Singing For Dummies
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Voice types are easier to figure out if you know where to find the notes on a musical staff. The names of the notes are A, B, C, D, E, F, and G. Those notes repeat across the piano.

  • The treble clef spaces correspond to the notes F, A, C, and E. Beginning on the bottom of the staff and going up, the notes spell face. You can use sentences to remember the other notes.

    Again, starting on the bottom line and moving up, the notes on the lines of the staff are E, G, B, D, and F, letters that begin the words of the sentence Every good boy does fine.

  • For the bass clef, the spaces are A, C, E, and G, the letters that begin the sentences All cows eat grass or All cars eat gas. The lines in the bass clef are G, B, D, F, and A, which correspond to Good boys do fine always. If you prefer animals, then use Great big dogs fight animals.

    Locating notes on the staff.
    Locating notes on the staff.

If a singer’s range is Middle C to High C, you have to use ledger lines to notate those two notes because they’re not within the five-line staff. Ledger lines are extra lines added above or below the staff for notes that are higher or lower than the notes on the staff. When you find Middle C in the above illustration, you can see the extra line added below the staff.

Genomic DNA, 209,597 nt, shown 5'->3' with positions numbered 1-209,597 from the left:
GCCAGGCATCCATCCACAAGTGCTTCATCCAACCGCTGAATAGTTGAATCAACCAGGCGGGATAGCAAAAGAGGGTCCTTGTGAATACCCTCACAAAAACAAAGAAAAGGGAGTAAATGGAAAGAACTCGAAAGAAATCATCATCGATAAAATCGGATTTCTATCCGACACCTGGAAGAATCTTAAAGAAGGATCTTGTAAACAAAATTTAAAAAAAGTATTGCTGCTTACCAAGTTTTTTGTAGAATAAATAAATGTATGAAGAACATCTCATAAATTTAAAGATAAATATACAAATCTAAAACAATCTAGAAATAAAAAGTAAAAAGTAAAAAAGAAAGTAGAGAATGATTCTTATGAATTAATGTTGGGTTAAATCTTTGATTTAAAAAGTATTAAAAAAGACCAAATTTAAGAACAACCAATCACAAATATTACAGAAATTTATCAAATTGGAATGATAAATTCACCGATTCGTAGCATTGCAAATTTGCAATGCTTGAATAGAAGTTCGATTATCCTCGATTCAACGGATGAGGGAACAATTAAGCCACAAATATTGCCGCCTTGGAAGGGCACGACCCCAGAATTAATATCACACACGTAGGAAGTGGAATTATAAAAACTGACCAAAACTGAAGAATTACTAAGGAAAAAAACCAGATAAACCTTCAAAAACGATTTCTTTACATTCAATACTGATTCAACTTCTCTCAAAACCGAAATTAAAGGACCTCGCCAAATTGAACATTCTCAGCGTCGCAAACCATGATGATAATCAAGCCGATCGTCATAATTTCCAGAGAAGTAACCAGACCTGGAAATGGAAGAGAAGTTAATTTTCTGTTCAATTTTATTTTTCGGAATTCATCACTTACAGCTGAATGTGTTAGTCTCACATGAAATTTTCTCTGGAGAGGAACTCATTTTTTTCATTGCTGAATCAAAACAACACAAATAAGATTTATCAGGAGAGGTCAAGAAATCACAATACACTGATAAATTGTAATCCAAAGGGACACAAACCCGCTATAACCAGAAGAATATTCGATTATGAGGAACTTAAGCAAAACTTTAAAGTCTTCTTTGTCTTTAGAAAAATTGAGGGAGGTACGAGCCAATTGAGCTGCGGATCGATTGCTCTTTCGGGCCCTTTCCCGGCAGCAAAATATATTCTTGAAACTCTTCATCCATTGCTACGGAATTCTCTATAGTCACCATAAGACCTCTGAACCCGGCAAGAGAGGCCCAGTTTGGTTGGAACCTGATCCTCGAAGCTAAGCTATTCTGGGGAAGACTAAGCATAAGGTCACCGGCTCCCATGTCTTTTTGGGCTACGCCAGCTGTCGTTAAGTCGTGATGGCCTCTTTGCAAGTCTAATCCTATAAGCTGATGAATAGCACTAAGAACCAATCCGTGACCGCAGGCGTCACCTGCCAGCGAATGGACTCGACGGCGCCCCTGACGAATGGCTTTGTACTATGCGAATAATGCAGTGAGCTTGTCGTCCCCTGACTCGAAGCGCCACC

The easiest way to find Middle C on the piano is to look at the brand name printed on the lid covering the keys. If you find that brand name, the C right in the middle of that name, or just to the left, is usually Middle C.

Middle C is called Middle C because it’s in the middle of the keyboard that contains 88 keys. Middle C is also called C4, because it’s the fourth C on the keyboard. If Middle C is C4, then the next C above is C5, and so on. C is the note just to the left of the pair of black keys.

The distance between the two Cs is called an octave. If you start counting at the first C and count eight white notes up, you find another C. That means the E just above Middle C (C4) is E4. Easy enough, but not every person you encounter knows this system, so stick to what works: Middle C.

You also encounter the words flat and sharp. Flats lower a pitch a half step and a sharp raises the pitch a half step. F-sharp is the black key on the piano between F and G. The same black key between F and G can be called G-flat.

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Pamelia S. Phillips is a professional singer with over 35 years of teaching experience. She has designed curriculum for high school students, college BFA programs, and professional training programs, helping thousands of singers refine their singing technique.

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